Aachen’s Soaring Gallery to the Art & Music of Dressage
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By KENNETH J. BRADDICK
AACHEN, Germany, July 11, 2014–A new addition to the Deutsche Bank stadium has turned a solid German edifice into a soaring gallery to display the art and music of dressage.
The roof over the addition of 1,300 seats to provide seating for a total of 6,300 spectators along with a facelift both inside and out completely changes the impression of the structure.
“The sense is of a temple or cathedral with the competition arena being the nave and the new covered end which is C almost like an alter,” was the way one visitor described the changes that were made at a cost of €8 million (US$10.9 million).
Others see it as a huge investment in the future of dressage–probably the biggest investment in a physical home for the sport in the world that also cements its long held position as the premier horse show grounds on the globe.
For Frank Kemperman, the Aachen show director and chair of the International Equestrian Federation (FEI) Dressage Committee, it marks another major improvement of a show grounds ahead of the 2015 European Championships of dressage, jumping and some other disciplines. The main stadium that underwent a major expansion to 40,000 seats for the 2006 World Equestrian Games will get its own facelift over the next year.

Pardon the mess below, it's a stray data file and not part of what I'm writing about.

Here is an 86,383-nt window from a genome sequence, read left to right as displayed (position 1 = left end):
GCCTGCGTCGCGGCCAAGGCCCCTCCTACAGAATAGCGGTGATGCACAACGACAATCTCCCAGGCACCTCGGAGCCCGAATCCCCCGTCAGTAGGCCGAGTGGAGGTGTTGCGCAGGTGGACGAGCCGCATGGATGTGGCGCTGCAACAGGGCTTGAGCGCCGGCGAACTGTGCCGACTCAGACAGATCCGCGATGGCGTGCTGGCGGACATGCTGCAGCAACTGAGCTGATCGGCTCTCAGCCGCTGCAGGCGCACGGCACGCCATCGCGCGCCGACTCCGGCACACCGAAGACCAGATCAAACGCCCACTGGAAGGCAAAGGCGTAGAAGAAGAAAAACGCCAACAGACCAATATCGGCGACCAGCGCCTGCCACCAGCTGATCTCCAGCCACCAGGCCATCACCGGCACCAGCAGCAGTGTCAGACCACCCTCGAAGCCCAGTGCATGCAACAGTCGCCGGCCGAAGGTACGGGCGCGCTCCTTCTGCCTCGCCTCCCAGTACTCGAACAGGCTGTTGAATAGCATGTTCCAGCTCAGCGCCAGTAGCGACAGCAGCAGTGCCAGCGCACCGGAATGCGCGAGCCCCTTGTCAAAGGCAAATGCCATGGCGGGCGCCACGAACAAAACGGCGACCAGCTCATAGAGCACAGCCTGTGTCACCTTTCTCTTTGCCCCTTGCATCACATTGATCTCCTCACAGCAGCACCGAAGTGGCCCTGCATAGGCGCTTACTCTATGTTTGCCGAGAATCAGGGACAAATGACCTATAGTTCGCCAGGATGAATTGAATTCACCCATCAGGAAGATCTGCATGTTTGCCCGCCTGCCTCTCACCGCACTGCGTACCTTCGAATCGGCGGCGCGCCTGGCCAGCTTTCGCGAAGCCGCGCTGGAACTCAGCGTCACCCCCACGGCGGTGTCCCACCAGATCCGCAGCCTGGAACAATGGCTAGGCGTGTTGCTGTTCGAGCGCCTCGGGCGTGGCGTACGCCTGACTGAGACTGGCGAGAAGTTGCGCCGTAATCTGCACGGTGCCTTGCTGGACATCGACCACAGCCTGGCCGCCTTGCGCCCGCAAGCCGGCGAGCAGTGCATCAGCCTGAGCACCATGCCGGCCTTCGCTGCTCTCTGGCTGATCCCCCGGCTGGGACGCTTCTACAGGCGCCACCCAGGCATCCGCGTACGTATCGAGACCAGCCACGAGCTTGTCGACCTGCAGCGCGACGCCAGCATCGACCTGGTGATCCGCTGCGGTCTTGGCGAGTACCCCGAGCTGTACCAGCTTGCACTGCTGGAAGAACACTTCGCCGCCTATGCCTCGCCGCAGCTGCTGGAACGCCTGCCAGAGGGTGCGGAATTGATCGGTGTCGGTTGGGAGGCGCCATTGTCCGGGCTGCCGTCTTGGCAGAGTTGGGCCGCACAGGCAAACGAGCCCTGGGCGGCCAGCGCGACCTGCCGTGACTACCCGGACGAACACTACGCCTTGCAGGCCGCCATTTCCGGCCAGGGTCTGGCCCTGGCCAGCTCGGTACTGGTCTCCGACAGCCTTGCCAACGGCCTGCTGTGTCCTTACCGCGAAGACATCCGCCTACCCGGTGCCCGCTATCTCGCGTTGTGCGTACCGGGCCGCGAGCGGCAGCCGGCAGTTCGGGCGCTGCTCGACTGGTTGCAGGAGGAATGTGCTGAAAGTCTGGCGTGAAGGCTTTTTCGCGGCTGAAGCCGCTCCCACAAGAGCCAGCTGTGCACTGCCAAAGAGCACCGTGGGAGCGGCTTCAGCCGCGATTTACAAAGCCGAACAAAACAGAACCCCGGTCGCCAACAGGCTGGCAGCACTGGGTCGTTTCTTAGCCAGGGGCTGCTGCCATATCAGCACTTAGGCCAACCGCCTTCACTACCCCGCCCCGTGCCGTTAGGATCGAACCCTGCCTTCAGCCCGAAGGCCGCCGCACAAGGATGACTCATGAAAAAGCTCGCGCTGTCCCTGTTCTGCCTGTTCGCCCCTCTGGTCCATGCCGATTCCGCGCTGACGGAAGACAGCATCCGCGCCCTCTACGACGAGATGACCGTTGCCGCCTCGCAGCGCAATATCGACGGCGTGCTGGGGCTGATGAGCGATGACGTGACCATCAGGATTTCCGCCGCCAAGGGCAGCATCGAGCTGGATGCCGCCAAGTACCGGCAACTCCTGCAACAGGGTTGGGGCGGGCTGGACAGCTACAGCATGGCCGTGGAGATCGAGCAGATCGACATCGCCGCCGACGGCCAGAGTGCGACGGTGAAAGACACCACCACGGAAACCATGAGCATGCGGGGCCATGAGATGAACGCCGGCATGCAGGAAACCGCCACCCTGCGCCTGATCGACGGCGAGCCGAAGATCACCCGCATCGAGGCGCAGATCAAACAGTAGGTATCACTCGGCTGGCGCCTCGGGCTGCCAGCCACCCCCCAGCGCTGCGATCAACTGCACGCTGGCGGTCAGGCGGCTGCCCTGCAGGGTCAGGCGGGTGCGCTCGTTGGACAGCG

Although a model of the dressage stadium project has been on display for more than a year the reality is far more impressive, even breath-taking in its boldness.
The changes are not just the addition, but the seats have been replaced and are now off white that gives a feeling of airiness.
One issue common to crowd-intensive events–dozens of new toilets have been installed as the new section allowed the show and other offices to be moved.
What used to be three working and warmup rings separated by a high hedge that also blocked off dressage from the rest of the show grounds are now combined into one area–still enough for three arenas–and the leafy barriers have been removed.
Spectators in one section of the stadium can watch both the competition and the warmups.
The Deutsche Bank Stadium was built in 1998, a solid structure that at the time was a long term commitment to dressage.
It paid off. Dressage has been sold out for weekends a year in advance for several years now and the expansion is expected to bring in that many more spectators.